Moreover, raspberries are nature’s exclusive source of raspberry ketone (not to be confused with ketone bodies), which gives them their ruby hue. In vitro research demonstrates that raspberry ketone can significantly enhance catecholamine-induced lipolysis (which is science lingo for fat breakdown via adrenaline, noradrenaline, and dopamine).[18]

Unfortunately, there is no human clinical evidence (at this time) that supports the efficacy of raspberry ketone for weight loss.

Raspberries on Keto: How Much to Eat

Per gram, red raspberries have the highest antioxidant capacity of all berries when they are ripe, as well as a high amount of polyphenols.[19]

Roughly 100 grams of ripe red raspberries contains about 5 grams of net carbs and will provide a hefty antioxidant and polyphenol punch for health and longevity benefits. 

Coconut Oil

You didn’t think you’d actually make it through a keto functional food article without hearing about coconut, did you? The coconut is the preeminent food of choice for pretty much everyone on keto, mainly because it’s the richest natural source of medium-chain triglycerides (MCTs).

Why are MCTs great for keto, you ask? These are a special sub-group saturated fats that your body digests in a much different fashion than long-chain saturated fats (which are absorbed through the lymphatic system).

MCTs are rapidly absorbed through the portal system and sent to the liver for energy production, thereby supporting ketone synthesis as well. Plus, coconut has a fairly light flavor that meshes well with many foods and recipes.

How Much Coconut Should You Eat?

One tablespoon of pure coconut oil has about 13 grams of fat, with around 6 grams of MCTs (mainly lauric acid). We recommend simply consuming it as necessary to help you meet your fat needs on keto.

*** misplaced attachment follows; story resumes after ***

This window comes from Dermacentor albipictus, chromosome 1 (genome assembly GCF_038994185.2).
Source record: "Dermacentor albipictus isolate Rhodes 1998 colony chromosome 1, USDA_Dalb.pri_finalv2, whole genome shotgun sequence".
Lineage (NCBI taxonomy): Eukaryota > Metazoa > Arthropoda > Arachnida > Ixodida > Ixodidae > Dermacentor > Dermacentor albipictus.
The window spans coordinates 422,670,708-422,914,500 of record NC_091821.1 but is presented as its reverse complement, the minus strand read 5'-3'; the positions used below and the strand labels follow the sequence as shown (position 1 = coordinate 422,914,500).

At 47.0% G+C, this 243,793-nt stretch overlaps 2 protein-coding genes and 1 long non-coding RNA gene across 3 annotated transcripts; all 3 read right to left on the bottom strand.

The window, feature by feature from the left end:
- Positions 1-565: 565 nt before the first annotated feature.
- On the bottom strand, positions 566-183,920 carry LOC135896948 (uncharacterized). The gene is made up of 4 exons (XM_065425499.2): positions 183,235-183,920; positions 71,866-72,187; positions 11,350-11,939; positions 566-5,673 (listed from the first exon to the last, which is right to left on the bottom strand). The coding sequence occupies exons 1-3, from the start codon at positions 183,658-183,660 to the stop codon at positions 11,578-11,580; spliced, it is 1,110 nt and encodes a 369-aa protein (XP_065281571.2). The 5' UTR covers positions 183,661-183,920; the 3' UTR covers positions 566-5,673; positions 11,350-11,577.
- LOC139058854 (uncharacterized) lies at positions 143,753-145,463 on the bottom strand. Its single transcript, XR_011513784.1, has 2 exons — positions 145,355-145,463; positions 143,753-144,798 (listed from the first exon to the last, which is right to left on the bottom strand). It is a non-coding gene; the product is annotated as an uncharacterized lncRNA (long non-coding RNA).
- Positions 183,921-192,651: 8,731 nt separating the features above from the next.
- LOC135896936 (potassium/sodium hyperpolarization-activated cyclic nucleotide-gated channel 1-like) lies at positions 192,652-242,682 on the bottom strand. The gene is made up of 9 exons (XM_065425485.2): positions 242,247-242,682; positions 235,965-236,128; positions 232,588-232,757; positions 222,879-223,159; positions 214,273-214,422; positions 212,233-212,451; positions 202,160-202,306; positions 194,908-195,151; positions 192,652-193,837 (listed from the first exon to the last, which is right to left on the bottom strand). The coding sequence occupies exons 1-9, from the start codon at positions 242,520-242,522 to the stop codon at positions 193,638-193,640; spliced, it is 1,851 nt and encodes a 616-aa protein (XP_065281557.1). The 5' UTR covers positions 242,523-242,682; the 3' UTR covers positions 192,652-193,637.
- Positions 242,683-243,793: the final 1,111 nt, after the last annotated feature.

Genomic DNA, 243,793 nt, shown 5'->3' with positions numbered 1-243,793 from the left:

The neat thing about coconut oil is that can be used topically to hydrate the skin, moisturize hair, and even fight off acne.[20]

Chia Seed

Finding the right nuts and seeds can be tricky on the keto diet since things like peanuts and sunflower seeds contain a modest amount of carbs. Chia seeds, however, are low in carbs and high in fiber, giving them a very low net carb total. 

The chia seed comes from the South American plant Salvia hispanica and has been a nutritional staple in many civilizations since the 13th century. Chia seeds have a unique binding quality due to their high soluble fiber content, causing them to form a gel when mixed with water. 

Soluble fiber is highly beneficial for gut health since these fibers are fermented in the small intestine to short-chain fatty acids that “friendly” microbes feed on.[21]

In other words, chia seed is a great source of prebiotic fiber (not to mention it contains a good amount of omega-3 essential fatty acids as well).

How Much Chia Seed to Eat Per Day

An ounce (28 grams) of chia seed provides upwards of 10 grams of fiber, 5 grams of omega-3 fatty acids, and over 30% of the daily recommended intake (RDI) for manganese, magnesium, and phosphorus.

Even 14-15 grams of chia seed per day can help increase your fiber intake on keto and promote feelings of satiety. (Try adding chia to a smoothie or Greek yogurt, the taste is fairly neutral.)

What about Avocado?

The avocado is undoubtedly a keto functional food, and we need to give it an honorable mention for the sake of objectivity. In fact, we have an entire article devoted to avocado nutrition if you want to learn more about its benefits: Avocado 101: Nutrition Facts & Benefits

Key Takeaways

These keto functional foods should be the carbless dieter’s go-to options on a daily basis for micronutrients, essential fatty acids, and prebiotic fiber. 

Remember, micronutrients, like vitamins and minerals, are just as essential to your health and longevity as macronutrients. Many diseases and health complications actually stem from micronutrient deficiencies

Does this mean you should drastically overhaul your keto diet and only eat superfoods? Of course not. Rather, try incorporating 3-4 servings of these keto superfoods in your diet on a daily basis and you’ll be sure to notice (and feel) the benefits.  

Be sure to watch your sugar and calorie intake if you’re consuming several servings of keto functional foods like raspberries and Goji berries every day. There are several other “superfoods” that didn’t make it into this article simply because they contain too many carbs for keto, like acai berries, kale, and Montmorency cherries. 

However, using a supplemental version of higher-carb functional foods – like Montmorency cherry powder – is a practical option on keto since it helps reduce associated carb intake.

References

[1] Alloway, B. J. (Ed.). (2008). Micronutrient deficiencies in global crop production. Springer Science & Business Media.